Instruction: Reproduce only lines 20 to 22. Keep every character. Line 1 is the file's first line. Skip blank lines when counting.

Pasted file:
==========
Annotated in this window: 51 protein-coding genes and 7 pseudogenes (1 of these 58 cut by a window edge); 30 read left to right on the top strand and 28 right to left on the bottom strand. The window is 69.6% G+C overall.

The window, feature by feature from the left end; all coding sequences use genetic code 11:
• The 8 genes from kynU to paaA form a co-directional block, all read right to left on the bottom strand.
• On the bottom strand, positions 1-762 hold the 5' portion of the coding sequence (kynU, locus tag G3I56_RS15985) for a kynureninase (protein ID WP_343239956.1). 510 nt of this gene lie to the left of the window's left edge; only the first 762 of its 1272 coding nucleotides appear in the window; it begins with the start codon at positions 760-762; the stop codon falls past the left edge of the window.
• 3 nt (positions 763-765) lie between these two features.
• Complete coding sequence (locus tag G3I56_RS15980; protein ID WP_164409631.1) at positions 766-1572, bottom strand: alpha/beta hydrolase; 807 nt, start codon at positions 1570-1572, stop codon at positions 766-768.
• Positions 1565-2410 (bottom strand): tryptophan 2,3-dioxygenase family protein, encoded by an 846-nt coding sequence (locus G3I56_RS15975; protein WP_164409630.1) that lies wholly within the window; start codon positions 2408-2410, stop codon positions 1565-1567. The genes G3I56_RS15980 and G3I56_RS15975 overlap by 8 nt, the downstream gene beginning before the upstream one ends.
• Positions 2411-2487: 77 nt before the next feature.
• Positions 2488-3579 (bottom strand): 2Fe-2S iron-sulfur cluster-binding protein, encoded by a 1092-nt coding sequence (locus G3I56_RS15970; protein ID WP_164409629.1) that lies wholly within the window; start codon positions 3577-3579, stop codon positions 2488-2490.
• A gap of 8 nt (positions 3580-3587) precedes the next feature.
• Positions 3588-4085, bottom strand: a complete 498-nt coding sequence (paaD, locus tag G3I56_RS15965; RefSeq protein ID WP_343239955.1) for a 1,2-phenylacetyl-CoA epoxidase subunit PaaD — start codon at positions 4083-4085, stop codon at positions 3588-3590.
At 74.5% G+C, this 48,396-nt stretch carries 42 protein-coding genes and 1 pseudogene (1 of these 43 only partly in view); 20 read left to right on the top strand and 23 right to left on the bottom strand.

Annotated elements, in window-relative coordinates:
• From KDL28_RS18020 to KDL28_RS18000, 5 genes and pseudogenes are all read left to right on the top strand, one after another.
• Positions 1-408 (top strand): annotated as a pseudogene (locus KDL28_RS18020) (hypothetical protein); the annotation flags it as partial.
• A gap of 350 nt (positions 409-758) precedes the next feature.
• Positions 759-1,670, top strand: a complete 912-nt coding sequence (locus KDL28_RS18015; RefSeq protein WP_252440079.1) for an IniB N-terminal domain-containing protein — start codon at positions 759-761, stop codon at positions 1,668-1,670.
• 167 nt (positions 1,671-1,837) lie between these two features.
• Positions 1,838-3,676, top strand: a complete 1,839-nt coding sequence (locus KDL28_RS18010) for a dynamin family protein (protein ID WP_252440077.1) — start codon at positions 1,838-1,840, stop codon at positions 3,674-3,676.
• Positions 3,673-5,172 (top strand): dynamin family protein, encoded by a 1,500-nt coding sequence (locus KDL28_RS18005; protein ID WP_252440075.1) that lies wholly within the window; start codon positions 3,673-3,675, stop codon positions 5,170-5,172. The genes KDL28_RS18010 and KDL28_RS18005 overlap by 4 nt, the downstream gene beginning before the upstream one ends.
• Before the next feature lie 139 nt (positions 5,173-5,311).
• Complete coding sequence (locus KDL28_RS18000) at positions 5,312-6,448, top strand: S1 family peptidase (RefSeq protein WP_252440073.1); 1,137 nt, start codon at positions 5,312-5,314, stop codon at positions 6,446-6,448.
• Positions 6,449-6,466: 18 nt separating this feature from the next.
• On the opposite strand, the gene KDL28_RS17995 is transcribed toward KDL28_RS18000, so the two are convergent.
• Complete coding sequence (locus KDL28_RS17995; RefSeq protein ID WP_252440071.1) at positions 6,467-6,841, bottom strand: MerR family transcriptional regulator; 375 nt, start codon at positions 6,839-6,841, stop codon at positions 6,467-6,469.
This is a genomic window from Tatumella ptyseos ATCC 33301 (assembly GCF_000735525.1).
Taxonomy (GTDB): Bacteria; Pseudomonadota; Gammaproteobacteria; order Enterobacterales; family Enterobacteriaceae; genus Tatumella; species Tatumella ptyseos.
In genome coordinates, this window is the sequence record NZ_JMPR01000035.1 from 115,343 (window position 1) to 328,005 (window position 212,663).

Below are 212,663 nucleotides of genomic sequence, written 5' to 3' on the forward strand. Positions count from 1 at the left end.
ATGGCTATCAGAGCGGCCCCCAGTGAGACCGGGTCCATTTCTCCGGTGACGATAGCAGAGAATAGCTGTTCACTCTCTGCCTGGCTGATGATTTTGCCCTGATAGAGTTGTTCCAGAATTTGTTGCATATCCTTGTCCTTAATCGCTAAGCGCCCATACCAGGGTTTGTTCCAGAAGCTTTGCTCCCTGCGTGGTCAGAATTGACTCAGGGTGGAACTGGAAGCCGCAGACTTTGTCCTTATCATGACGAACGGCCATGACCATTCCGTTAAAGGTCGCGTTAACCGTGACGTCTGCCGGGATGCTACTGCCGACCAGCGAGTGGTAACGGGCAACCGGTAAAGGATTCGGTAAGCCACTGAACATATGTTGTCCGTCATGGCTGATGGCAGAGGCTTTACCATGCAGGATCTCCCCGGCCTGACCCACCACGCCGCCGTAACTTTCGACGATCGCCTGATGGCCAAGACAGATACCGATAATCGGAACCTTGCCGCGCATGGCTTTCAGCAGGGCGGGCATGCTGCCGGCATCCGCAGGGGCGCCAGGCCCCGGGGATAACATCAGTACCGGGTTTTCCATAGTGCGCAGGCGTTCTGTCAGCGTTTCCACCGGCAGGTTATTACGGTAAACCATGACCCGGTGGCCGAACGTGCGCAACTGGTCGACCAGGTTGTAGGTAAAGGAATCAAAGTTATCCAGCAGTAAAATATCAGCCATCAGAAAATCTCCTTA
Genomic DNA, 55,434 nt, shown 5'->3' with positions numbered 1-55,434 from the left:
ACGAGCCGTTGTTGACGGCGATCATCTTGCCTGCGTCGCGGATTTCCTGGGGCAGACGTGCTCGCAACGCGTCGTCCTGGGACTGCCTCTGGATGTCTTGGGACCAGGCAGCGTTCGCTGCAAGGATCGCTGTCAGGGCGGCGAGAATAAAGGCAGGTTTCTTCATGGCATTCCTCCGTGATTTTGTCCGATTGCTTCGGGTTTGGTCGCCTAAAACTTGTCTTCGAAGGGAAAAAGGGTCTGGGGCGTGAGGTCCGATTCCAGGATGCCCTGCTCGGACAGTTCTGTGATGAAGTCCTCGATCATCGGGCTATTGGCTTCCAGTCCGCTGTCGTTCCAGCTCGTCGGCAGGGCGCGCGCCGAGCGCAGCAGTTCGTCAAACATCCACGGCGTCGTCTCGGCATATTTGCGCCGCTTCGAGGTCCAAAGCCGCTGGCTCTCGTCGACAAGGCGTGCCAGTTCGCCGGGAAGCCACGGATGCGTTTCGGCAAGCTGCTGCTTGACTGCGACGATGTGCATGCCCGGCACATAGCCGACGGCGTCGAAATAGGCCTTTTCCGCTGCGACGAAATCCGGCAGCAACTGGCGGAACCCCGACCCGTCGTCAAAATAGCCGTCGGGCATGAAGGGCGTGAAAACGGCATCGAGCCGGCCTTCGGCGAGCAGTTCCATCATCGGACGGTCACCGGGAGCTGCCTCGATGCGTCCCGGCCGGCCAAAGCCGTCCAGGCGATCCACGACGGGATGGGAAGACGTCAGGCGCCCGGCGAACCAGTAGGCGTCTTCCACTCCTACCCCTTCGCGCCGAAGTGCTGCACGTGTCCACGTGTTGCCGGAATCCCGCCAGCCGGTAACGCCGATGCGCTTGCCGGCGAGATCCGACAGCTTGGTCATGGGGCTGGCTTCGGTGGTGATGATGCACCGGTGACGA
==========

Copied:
• Positions 3,673-5,172 (top strand): dynamin family protein, encoded by a 1,500-nt coding sequence (locus KDL28_RS18005; protein ID WP_252440075.1) that lies wholly within the window; start codon positions 3,673-3,675, stop codon positions 5,170-5,172. The genes KDL28_RS18010 and KDL28_RS18005 overlap by 4 nt, the downstream gene beginning before the upstream one ends.
• Before the next feature lie 139 nt (positions 5,173-5,311).
• Complete coding sequence (locus KDL28_RS18000) at positions 5,312-6,448, top strand: S1 family peptidase (RefSeq protein WP_252440073.1); 1,137 nt, start codon at positions 5,312-5,314, stop codon at positions 6,446-6,448.